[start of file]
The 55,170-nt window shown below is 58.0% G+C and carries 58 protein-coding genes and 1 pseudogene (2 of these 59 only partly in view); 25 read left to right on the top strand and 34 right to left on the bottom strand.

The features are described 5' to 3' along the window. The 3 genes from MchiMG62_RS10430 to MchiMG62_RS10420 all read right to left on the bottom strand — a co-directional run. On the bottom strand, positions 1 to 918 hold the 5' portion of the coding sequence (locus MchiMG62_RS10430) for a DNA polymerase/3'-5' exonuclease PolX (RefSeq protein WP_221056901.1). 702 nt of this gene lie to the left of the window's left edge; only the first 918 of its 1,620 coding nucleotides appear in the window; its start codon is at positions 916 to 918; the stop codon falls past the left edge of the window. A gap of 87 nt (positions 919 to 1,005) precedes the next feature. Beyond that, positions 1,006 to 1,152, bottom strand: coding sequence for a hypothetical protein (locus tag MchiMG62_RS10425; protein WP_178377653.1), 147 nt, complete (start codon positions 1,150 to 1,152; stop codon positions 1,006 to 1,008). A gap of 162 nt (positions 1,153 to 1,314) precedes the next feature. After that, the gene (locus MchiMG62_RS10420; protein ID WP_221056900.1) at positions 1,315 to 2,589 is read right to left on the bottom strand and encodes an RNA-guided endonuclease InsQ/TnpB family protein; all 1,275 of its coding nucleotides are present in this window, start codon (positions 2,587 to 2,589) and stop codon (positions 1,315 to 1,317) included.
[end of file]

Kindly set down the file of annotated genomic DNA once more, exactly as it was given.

The 55,170-nt window shown below is 58.0% G+C and carries 58 protein-coding genes and 1 pseudogene (2 of these 59 only partly in view); 25 read left to right on the top strand and 34 right to left on the bottom strand.

The features are described 5' to 3' along the window. The 3 genes from MchiMG62_RS10430 to MchiMG62_RS10420 all read right to left on the bottom strand — a co-directional run. On the bottom strand, positions 1 to 918 hold the 5' portion of the coding sequence (locus MchiMG62_RS10430) for a DNA polymerase/3'-5' exonuclease PolX (RefSeq protein WP_221056901.1). 702 nt of this gene lie to the left of the window's left edge; only the first 918 of its 1,620 coding nucleotides appear in the window; its start codon is at positions 916 to 918; the stop codon falls past the left edge of the window. A gap of 87 nt (positions 919 to 1,005) precedes the next feature. Beyond that, positions 1,006 to 1,152, bottom strand: coding sequence for a hypothetical protein (locus tag MchiMG62_RS10425; protein WP_178377653.1), 147 nt, complete (start codon positions 1,150 to 1,152; stop codon positions 1,006 to 1,008). A gap of 162 nt (positions 1,153 to 1,314) precedes the next feature. After that, the gene (locus MchiMG62_RS10420; protein ID WP_221056900.1) at positions 1,315 to 2,589 is read right to left on the bottom strand and encodes an RNA-guided endonuclease InsQ/TnpB family protein; all 1,275 of its coding nucleotides are present in this window, start codon (positions 2,587 to 2,589) and stop codon (positions 1,315 to 1,317) included.